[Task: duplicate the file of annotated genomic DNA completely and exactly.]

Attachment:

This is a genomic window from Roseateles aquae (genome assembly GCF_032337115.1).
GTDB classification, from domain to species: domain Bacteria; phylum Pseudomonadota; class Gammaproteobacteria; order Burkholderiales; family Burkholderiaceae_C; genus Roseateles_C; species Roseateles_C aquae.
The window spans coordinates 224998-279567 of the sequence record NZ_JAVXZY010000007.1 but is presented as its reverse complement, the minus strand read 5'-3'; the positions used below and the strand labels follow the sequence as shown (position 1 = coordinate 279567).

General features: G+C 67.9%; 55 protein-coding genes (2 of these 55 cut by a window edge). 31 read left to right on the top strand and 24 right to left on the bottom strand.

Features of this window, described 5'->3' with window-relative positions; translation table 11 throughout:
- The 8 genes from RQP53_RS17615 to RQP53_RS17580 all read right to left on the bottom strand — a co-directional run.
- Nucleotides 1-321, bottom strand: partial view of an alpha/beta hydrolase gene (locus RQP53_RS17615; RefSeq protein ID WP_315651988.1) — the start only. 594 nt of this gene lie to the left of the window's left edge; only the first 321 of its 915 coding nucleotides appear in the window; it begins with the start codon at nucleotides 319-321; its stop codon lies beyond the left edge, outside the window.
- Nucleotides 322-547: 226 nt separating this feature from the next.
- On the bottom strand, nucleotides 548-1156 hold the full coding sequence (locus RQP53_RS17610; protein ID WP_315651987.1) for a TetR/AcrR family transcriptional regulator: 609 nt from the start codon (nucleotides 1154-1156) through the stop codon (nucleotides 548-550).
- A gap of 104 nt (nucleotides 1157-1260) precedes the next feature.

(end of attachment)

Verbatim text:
This is a genomic window from Roseateles aquae (genome assembly GCF_032337115.1).
GTDB classification, from domain to species: domain Bacteria; phylum Pseudomonadota; class Gammaproteobacteria; order Burkholderiales; family Burkholderiaceae_C; genus Roseateles_C; species Roseateles_C aquae.
The window spans coordinates 224998-279567 of the sequence record NZ_JAVXZY010000007.1 but is presented as its reverse complement, the minus strand read 5'-3'; the positions used below and the strand labels follow the sequence as shown (position 1 = coordinate 279567).

General features: G+C 67.9%; 55 protein-coding genes (2 of these 55 cut by a window edge). 31 read left to right on the top strand and 24 right to left on the bottom strand.

Features of this window, described 5'->3' with window-relative positions; translation table 11 throughout:
- The 8 genes from RQP53_RS17615 to RQP53_RS17580 all read right to left on the bottom strand — a co-directional run.
- Nucleotides 1-321, bottom strand: partial view of an alpha/beta hydrolase gene (locus RQP53_RS17615; RefSeq protein ID WP_315651988.1) — the start only. 594 nt of this gene lie to the left of the window's left edge; only the first 321 of its 915 coding nucleotides appear in the window; it begins with the start codon at nucleotides 319-321; its stop codon lies beyond the left edge, outside the window.
- Nucleotides 322-547: 226 nt separating this feature from the next.
- On the bottom strand, nucleotides 548-1156 hold the full coding sequence (locus RQP53_RS17610; protein ID WP_315651987.1) for a TetR/AcrR family transcriptional regulator: 609 nt from the start codon (nucleotides 1154-1156) through the stop codon (nucleotides 548-550).
- A gap of 104 nt (nucleotides 1157-1260) precedes the next feature.